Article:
The ADL was alarmed by a spike in antisemitic behavior on social media in 2016, facilitated by the anonymity that attackers enjoy on platforms like Twitter. The group issued a special report on the phenomenon late last year that found more than two-thirds of 19,253 antisemitic tweets targeting journalists during the presidential election campaign had been sent by roughly 1,600 Twitter accounts.

Now it is investigating over 70 bomb threats phoned in to Jewish community centers over the past two months – and into its own headquarters, prompting a brief evacuation last week.

The perpetrators of the bomb threats have not yet been identified, and law enforcement has been unable to confirm whether one individual is orchestrating the campaign or whether several people are involved.

“We’re looking at the impact of this, so who does it is important – we need to find out – but what the impact of this is on the communities is our primary concern,” Segal said.

The ADL has also received reports of approximately 90 different white supremacist flyers being distributed on college campuses, an unprecedented number.

“Alt-right groups have determined that now is their time to strike,” said Segal, referring to a political coalition of nativists and ethnic-nationalists who supported President Donald Trump’s political rise.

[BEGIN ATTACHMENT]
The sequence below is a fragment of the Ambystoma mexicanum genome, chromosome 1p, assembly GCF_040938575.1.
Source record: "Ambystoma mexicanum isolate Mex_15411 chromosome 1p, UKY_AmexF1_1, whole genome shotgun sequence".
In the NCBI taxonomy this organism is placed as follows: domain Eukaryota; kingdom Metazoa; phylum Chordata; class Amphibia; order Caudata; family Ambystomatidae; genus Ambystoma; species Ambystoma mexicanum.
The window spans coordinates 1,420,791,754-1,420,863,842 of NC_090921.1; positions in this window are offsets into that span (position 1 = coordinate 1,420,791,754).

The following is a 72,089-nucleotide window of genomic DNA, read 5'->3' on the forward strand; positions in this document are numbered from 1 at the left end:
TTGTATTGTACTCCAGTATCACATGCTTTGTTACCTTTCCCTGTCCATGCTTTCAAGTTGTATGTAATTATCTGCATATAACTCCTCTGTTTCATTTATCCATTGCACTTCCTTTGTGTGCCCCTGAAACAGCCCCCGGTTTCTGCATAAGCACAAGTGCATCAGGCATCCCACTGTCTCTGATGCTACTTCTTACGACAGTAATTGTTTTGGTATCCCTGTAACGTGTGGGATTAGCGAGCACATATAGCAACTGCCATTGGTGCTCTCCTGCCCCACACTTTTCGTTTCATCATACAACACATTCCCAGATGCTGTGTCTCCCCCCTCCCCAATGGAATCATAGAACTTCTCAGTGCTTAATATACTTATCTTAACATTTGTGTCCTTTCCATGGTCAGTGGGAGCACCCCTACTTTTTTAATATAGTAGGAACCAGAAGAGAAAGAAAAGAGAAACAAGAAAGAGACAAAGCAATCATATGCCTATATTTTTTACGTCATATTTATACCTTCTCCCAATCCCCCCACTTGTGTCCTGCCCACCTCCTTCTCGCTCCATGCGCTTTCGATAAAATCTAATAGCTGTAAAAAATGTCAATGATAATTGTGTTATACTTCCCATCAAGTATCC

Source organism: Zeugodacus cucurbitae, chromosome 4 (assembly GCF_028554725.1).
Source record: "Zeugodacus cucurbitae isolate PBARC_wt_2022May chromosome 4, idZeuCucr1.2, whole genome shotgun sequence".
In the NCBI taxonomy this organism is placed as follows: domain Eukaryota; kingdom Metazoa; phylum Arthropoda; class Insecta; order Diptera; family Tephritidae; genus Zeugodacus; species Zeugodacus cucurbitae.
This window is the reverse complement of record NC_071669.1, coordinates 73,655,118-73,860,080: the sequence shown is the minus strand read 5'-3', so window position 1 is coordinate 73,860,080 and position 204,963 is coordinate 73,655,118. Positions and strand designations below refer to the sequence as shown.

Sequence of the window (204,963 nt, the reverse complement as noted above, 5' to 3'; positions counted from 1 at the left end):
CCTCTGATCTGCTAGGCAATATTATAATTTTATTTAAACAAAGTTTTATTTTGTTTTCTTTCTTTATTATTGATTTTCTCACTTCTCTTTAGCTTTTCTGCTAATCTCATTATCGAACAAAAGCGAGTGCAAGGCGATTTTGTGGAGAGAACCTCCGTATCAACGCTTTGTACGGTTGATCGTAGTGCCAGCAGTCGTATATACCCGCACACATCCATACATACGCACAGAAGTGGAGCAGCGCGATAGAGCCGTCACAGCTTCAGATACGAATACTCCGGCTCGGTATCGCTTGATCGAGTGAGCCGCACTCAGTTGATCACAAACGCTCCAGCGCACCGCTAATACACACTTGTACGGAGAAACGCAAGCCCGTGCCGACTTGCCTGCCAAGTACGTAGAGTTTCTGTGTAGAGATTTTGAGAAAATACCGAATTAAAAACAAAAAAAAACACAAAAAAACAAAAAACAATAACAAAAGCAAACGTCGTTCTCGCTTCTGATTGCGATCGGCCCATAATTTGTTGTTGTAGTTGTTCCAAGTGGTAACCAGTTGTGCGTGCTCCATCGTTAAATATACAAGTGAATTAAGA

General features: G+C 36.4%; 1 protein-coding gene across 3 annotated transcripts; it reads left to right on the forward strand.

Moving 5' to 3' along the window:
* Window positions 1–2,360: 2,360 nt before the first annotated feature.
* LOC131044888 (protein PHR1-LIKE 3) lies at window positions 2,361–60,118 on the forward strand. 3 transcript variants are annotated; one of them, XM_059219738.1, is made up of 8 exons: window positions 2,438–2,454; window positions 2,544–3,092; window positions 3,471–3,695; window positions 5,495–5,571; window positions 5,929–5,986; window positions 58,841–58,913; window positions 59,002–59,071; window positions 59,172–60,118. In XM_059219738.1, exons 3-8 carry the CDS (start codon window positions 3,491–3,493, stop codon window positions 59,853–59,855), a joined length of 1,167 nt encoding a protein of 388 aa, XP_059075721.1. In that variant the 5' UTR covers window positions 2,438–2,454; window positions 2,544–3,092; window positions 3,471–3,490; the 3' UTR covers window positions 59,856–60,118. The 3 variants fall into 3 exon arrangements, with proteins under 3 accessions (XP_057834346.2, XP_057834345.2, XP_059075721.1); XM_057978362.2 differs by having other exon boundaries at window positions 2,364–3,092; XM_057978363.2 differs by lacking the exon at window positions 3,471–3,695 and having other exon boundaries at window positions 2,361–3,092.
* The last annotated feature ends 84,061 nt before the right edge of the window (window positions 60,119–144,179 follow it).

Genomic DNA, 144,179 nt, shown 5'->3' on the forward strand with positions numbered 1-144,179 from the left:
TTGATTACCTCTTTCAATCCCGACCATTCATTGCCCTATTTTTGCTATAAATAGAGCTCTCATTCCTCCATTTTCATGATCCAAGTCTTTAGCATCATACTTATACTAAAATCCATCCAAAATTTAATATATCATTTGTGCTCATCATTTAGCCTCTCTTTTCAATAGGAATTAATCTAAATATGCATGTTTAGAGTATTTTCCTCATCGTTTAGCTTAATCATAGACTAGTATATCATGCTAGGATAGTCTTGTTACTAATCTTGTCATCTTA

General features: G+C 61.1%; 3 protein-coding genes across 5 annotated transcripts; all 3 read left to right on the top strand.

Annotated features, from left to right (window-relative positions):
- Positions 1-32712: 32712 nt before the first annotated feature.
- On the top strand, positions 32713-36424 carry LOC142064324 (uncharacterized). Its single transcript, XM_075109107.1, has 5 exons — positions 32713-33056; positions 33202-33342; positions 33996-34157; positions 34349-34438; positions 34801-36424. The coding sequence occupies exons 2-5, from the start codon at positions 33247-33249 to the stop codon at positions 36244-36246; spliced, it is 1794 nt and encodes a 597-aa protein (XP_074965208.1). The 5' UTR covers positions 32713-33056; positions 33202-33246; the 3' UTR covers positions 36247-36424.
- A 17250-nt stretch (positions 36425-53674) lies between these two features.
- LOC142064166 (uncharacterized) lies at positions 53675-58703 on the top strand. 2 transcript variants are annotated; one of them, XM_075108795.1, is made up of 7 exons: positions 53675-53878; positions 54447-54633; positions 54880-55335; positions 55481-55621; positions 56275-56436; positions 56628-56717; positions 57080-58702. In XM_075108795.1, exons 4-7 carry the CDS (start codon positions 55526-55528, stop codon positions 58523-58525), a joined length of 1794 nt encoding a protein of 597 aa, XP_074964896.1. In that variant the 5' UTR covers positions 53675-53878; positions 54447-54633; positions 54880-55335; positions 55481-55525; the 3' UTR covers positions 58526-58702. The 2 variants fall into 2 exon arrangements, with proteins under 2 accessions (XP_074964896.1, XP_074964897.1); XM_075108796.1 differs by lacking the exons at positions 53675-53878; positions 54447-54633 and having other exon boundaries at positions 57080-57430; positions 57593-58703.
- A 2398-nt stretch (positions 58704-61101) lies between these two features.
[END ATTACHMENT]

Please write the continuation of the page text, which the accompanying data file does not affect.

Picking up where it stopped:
FBI and ADL reports from 2015 recorded an increase in antisemitic incidents from the prior year, which at the time was considered significant.

But that “relatively small” increase has now been dwarfed by recent developments, Segal said, making note of a decade-long decline in activity leading up to the recent spike.

“I don’t think we can draw a direct line from any one thing to say that’s why antisemitism seems to be up, except for perhaps one place: social media,” Segal said.

“The reality is,” he continued, “more people are likely to encounter a swastika on their [cell]phone than they are in their neighborhood.

And when you see the number of trolls engage online in this antisemitic narrative, our concern is that their Internet activities will mainstream these hateful messages and have real-world consequences.”

Jewish Federations of North America president and CEO Jerry Silverman has expressed deep concern over the issue.

Talking to The Jerusalem Post on the sidelines of the Jewish Agency Board of Governors winter meeting in Tel Aviv, Silverman said: “The level of hate crimes, both antisemitic and against other faiths, around the world scares me deeply.”

On the other hand, he said, the Jewish community has great confidence in law enforcement authorities, the FBI and the Department of Homeland Security, all of which he referred to as “great partners.” He also referenced training that has been conducted over the past few years in all community infrastructures.

“We’ve increased the capacity and capability of our security network over last three years because the wave was building and we saw what was happening,” Silverman asserted.